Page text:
I've been wondering if Volker didn't raise rates because he wanted to bring on a recession and make Reagan look bad and possibly make him a one termer. If so, it back fired, because the wealth transfer he engaged in away from business and towards savers combined with the expanded economic opportunities provided by giving business and risk takers via lower top marginal rates from Reagan, more than made up for the margin compression on business as a result of paying more for debt.
    Feb 3 10:48 AM | 1 Like Like |Link to Comment
  • Bullish: The Tooth Fairy And The EU [View article]
    Good article.
    Feb 3 10:33 AM | Likes Like |Link to Comment
  • S&P Target 1600: Europe Shrugged, Not Atlas (Part III) [View article]
    Govs have a monopoly of legitimate force. This access to force blurs natures pricing mechanisms. Pricing mechanisms provide information about what is efficient production and what is not. Without this information, the chances a gov will find better production methods (research) is extremely slim. The chances of their force being captured by special interests and causing their investing mistakes to carry on for decades is very high however. Because of this, gov is the absolute worst entity in society to do research.
    Feb 3 09:33 AM | Likes Like |Link to Comment
  • "High taxes help the richest, too" asserts Cornell economics professor Robert Frank, as the increased public spending would "produce clear gains in satisfaction for the wealthy," such as better-maintained roads. And besides, what difference does it make it if you have a home that's 15,000 square feet or one that's 10,000?  [View news story]
    No, you are confusing a scenario of denial about what is real and what is not, with a scenario that deals with consistency with a person's profession to adherence to a belief system. If hell is real, then there is nothing anyone can do about getting rid of it. If it exists, it exists, and your beliefs do nothing to change that reality. However, what you can get rid of is your belief that it doesn't exist. If you now believe it does exist, then your behaviour should change accordingly. You become a hypocrit when you say you believe it exists, but then don't change your behaviour.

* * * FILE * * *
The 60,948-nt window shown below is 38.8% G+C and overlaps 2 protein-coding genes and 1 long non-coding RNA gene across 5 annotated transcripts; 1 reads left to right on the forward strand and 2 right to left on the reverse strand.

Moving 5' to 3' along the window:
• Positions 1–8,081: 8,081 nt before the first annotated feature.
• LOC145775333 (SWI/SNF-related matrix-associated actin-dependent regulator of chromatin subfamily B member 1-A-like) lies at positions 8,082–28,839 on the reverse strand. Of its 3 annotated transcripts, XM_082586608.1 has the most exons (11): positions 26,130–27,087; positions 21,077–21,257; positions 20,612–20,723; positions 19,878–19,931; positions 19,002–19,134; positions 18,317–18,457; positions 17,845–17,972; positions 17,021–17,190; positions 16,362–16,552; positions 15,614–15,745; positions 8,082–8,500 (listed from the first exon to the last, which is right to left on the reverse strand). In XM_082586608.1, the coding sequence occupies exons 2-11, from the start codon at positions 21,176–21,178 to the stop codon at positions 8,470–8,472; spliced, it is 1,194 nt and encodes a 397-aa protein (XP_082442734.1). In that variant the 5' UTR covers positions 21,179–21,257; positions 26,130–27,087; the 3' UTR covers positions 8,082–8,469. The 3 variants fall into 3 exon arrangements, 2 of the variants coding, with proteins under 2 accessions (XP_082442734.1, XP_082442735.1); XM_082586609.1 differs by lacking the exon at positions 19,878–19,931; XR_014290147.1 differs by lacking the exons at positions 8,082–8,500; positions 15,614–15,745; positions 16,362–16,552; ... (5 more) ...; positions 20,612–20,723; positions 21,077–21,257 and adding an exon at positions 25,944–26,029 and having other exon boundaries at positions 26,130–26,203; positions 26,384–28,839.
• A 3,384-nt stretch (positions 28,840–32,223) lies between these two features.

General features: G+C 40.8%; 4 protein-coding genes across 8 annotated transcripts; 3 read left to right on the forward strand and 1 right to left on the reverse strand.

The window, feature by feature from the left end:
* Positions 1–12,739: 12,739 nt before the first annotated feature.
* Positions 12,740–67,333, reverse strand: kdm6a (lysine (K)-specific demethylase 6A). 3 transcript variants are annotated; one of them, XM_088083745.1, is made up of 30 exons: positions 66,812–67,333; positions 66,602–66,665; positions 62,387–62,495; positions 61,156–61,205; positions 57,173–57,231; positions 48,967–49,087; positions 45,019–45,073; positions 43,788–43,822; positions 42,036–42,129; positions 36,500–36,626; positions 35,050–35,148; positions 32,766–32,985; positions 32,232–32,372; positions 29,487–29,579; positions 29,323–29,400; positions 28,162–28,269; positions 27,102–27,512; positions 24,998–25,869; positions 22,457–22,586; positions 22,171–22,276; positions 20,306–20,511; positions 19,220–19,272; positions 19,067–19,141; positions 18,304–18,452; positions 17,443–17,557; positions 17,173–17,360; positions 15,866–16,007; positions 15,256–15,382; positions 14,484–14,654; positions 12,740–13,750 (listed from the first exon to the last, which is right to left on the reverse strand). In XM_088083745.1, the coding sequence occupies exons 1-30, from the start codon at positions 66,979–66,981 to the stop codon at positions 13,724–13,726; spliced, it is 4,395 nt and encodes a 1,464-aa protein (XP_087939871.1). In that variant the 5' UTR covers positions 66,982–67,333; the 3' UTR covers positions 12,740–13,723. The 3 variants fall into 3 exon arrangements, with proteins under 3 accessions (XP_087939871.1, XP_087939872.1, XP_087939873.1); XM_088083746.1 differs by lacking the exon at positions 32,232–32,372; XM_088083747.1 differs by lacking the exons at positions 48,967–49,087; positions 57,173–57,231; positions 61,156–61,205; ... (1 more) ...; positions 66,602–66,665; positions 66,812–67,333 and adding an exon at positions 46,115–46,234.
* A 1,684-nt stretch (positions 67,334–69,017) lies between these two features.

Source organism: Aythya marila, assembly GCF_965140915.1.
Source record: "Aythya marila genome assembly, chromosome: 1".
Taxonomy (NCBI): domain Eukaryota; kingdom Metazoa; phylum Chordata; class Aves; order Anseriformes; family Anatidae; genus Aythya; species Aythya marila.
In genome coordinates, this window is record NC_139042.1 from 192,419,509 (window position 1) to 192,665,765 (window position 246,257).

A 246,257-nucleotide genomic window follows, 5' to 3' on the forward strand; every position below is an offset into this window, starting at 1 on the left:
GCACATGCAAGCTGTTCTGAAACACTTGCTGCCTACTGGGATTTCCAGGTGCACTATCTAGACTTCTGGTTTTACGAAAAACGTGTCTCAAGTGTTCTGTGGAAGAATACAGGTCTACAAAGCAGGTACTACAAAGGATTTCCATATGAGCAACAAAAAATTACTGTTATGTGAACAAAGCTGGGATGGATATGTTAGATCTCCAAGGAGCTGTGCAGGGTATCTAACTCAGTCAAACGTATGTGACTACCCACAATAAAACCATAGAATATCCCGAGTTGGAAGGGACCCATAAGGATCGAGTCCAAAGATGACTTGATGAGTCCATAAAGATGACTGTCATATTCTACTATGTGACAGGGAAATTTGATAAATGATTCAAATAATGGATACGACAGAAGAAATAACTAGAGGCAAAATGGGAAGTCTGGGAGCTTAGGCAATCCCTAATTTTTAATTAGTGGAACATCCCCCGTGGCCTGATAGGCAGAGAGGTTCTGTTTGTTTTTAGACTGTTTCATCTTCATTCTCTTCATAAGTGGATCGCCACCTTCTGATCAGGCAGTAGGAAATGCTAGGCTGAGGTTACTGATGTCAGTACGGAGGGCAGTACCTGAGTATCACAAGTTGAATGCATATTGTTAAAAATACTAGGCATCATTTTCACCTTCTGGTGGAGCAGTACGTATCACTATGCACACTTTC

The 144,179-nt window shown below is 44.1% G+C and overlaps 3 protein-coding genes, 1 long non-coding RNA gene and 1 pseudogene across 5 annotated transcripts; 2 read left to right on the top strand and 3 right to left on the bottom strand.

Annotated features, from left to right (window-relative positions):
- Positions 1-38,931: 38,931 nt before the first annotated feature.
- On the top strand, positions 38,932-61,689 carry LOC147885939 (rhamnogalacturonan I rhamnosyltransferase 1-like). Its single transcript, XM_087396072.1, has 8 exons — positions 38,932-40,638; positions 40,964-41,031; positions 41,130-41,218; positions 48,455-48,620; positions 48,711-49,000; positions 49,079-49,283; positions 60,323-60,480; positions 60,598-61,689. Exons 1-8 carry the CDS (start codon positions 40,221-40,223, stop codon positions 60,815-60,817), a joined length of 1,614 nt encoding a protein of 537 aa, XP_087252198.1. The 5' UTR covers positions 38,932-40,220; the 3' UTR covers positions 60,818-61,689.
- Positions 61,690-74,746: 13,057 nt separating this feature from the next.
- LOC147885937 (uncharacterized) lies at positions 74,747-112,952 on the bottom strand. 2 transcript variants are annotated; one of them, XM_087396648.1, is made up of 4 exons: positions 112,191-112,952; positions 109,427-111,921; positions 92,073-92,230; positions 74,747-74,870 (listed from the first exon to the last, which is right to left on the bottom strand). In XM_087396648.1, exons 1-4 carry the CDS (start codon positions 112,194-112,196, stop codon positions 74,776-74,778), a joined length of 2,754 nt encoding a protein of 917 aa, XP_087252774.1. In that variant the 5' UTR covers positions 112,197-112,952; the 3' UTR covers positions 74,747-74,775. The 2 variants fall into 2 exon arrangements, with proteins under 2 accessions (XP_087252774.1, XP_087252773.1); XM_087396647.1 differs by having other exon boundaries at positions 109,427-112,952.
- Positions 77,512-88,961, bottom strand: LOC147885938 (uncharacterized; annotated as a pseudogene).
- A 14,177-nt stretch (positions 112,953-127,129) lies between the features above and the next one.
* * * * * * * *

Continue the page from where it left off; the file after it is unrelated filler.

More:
The same is true for people who say they don't believe in property. If they make such a profession, then they should live with actions that are consistent with that profession. If they don't believe in property, then they shouldn't have anything or want anything. However, they do want and they do have, and what they want and what the want to have, is someone elses property. They are being inconsistent with regards to what they profess to believe. In other words they are committing fraud so they can steal.
    Feb 3 09:22 AM | 1 Like Like |Link to Comment
  • De-Mystifying The Central Bank Balance Sheets [View article]
    So for the income tax, gov force caused you to loose purchasing power.

    So for the CB action, gov force caused the bank to loose purchasing power manifested in lower margins, which the bank then passed on to depositors.